How to Fight Against Fear When Managing Your Finances

fear of finances

Over the last few months, I’ve had a lot of personal changes.  Our family has moved back to the States after living overseas.  I’ve made the transition from working as a missionary to a missional entrepreneur.

In the midst of all the transition, I’ve had to make a lot of important decisions.  What has amazed me most about it is how often fear becomes one of the key motivating factors when making a decision.

As I’ve talked with others, I’ve noticed this theme repeated.  Fear takes a much more important role in our decision making that any of us cares to admit.

Finance, Giving, and Fear

I’m now self-employed in the sense that no one regularly writes me a check for a set amount of money.

Our family has committed to living according to something called the graduated tithe.  When God has provided us with more than what we need in any given year, the opportunity is open for us to use those resources for God’s good work.

But a question always lingers in the back of my mind – what if business is slow next year?  Will I regret giving that money instead of saving it?  What if my investments don’t work out?

At the root these questions stem from fear.

The Faith and Fear Battle

I think of faith and fear as two ends of a teeter-totter (or see-saw, depending on your background).  As one increases, the other decreases.

When Jesus walked on the water (Mt. 14:22-33), the disciples’ first reaction was one of fear.  When Peter started to walk on the water, he began to feel afraid.  Jesus questions him, insinuating that the doubt is a lack of faith.  When our fear grows, it is a sign that our faith is decreasing.

While the disciples were in a boat during a storm, they feared for their lives (Lk. 8:22-25).  Once He calms the storm, Jesus questions them about their absence of faith.  The assumption is that where there is more faith, there is less fear.

I believe there are occasions when God calls us to manage our finances from foundations of faith, but we’re paralyzed by fear.

The Curse of the “What If”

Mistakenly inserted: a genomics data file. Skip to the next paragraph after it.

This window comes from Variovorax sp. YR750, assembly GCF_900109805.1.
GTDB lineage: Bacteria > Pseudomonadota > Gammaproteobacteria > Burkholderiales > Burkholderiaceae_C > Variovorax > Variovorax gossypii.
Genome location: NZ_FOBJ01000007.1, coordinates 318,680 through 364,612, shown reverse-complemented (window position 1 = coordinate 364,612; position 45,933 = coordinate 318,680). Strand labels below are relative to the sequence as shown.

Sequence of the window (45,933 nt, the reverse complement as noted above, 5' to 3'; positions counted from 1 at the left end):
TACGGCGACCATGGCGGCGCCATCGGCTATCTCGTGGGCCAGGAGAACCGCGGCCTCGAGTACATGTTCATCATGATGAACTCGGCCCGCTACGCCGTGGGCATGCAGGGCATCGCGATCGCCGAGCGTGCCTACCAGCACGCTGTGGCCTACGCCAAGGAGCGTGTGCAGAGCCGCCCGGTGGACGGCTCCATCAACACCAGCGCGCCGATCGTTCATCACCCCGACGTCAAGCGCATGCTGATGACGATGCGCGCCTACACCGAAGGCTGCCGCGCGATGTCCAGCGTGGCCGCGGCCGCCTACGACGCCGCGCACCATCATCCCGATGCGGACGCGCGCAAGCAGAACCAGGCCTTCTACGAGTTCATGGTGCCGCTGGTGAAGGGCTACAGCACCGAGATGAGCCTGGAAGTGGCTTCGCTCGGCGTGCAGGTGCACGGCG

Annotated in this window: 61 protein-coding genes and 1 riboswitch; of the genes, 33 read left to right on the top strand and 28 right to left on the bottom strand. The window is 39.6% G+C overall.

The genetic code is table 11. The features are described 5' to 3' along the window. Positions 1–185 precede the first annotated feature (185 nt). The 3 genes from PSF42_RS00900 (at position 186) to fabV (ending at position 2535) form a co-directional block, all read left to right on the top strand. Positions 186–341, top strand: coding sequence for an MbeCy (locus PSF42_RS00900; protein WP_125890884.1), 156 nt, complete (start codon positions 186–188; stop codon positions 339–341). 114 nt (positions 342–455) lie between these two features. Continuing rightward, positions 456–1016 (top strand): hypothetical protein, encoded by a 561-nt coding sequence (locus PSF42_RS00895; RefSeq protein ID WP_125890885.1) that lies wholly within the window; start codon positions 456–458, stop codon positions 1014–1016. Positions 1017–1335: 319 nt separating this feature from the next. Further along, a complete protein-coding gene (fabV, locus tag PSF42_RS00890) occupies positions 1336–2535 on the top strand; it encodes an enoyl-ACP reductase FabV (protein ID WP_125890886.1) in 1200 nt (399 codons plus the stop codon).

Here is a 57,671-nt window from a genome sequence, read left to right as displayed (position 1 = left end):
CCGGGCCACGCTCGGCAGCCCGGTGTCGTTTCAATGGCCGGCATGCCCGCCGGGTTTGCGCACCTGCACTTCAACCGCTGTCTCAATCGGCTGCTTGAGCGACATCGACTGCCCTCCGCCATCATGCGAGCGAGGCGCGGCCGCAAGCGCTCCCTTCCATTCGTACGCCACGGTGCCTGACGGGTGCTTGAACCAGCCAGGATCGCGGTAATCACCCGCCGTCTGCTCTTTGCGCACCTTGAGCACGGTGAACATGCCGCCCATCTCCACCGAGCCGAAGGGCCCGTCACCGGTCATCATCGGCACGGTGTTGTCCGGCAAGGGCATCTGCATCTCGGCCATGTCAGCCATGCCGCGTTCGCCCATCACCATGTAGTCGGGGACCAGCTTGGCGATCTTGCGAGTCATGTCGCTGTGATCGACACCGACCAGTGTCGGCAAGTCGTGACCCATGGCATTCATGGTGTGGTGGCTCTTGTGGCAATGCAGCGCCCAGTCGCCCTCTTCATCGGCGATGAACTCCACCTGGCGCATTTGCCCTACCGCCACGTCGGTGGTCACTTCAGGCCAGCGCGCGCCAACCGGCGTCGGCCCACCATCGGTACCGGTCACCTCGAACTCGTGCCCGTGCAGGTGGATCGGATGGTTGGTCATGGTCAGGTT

• What if I leave my job for that ministry … will I be able to pay my bills?
  • What if I give a portion of my income … will I still be able to eat?
  • What if I save more for retirement … will I be able to retire with dignity?
  • What if I don’t save this money … will I have enough for tomorrow?

The curse of the “what if” is that we can think of every possible variable if something goes wrong.  Instead of trusting, we want control.  We want to save every dollar so we can feel secure.  We want to invest a lot of money so we can stand on our own strength.

The problem is that as long as fear is our guiding financial consideration, we end up doing nothing for God.  We don’t do God’s will because we fear what might or might not happen in the future.

Yet, having faith is exactly what God calls us to do.  In Matthew 6:25-34, I believe that God is saying that He will provide our needs if we walk with faith.  Too many of us won’t do what God wants us to do because fear paralyzes us.  How can God’s good work continue when our lives are ruled by fear? The only alternative is to give greater priority to faith.  By choosing to live by faith, we diminish the role of fear in our finances.

Faith and Fear Caveats

  1. We are called to trust him when we’re doing His work and responsibly managing what he’s entrusted to us.  The point of this article is not to say don’t get a job, stay at home and watch TV, and trust God to provide.  We need to be active doing what God wants us to do and be sure that we’re seeking first the kingdom in the midst of the good work we are doing.
  2. We are called to give a reasonable amount of attention to our own financial needs.  In 1 Tim. 5:16, we are reminded that if we are able, we should not be a burden to the church.  I know many people who refuse to take care of their own financial needs and say that they are doing it based on faith.  As Christians, we are best able to help others when we remove ourselves from the potential of being a burden to the church.

Have you ever noticed yourself making financial decisions based on fear?  What do you do to keep your focus in the right place?  How do you overcome financial fear?














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11 Comments
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  1. Craig, this is an absolutely fantastic post. As a pastor and life coach, I’ve met a lot of people who have let fear guide their life. They keep themselves from taking steps they know they need to take, or from doing things they know God wants them to do, because of the fear of failure.

    The parable of the talents give us an example of this as well, where the servant given one talent was fearful that if he invested it he might lose it and his boss would be angry with him, so he buried it and it became totally useless. But when his boss came back, he told the servant that he expected him to put his talent to work (even if in a small way) so that it might bring forth some kind of increase.